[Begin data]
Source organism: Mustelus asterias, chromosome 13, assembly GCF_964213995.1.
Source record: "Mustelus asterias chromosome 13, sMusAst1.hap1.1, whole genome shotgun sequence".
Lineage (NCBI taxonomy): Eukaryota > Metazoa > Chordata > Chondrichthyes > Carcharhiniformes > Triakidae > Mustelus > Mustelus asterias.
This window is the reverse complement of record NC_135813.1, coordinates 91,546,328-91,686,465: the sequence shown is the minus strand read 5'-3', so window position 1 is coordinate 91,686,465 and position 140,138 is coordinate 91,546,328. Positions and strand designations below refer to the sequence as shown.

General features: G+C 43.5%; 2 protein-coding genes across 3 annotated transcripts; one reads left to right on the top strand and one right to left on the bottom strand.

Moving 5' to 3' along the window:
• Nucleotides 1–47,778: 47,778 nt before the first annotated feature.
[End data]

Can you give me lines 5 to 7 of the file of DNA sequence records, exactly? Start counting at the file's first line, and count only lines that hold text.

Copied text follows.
General features: G+C 43.5%; 2 protein-coding genes across 3 annotated transcripts; one reads left to right on the top strand and one right to left on the bottom strand.

Moving 5' to 3' along the window:
• Nucleotides 1–47,778: 47,778 nt before the first annotated feature.